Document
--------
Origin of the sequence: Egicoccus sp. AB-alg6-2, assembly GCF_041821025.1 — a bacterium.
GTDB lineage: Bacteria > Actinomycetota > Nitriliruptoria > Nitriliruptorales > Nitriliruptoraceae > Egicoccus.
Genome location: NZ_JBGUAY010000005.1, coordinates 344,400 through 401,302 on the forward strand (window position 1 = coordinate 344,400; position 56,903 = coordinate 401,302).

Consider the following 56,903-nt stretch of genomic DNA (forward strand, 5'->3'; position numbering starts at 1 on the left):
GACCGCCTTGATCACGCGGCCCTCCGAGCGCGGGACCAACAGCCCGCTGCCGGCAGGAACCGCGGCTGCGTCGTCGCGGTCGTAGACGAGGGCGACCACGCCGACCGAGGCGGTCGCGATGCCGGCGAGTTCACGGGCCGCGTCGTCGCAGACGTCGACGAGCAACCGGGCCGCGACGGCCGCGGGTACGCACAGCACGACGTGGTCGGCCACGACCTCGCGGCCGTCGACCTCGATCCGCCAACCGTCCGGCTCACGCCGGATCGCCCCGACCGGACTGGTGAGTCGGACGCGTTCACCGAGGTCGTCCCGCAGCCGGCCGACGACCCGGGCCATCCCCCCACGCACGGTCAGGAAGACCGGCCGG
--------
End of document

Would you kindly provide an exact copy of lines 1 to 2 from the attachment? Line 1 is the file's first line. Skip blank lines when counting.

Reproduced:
Origin of the sequence: Egicoccus sp. AB-alg6-2, assembly GCF_041821025.1 — a bacterium.
GTDB lineage: Bacteria > Actinomycetota > Nitriliruptoria > Nitriliruptorales > Nitriliruptoraceae > Egicoccus.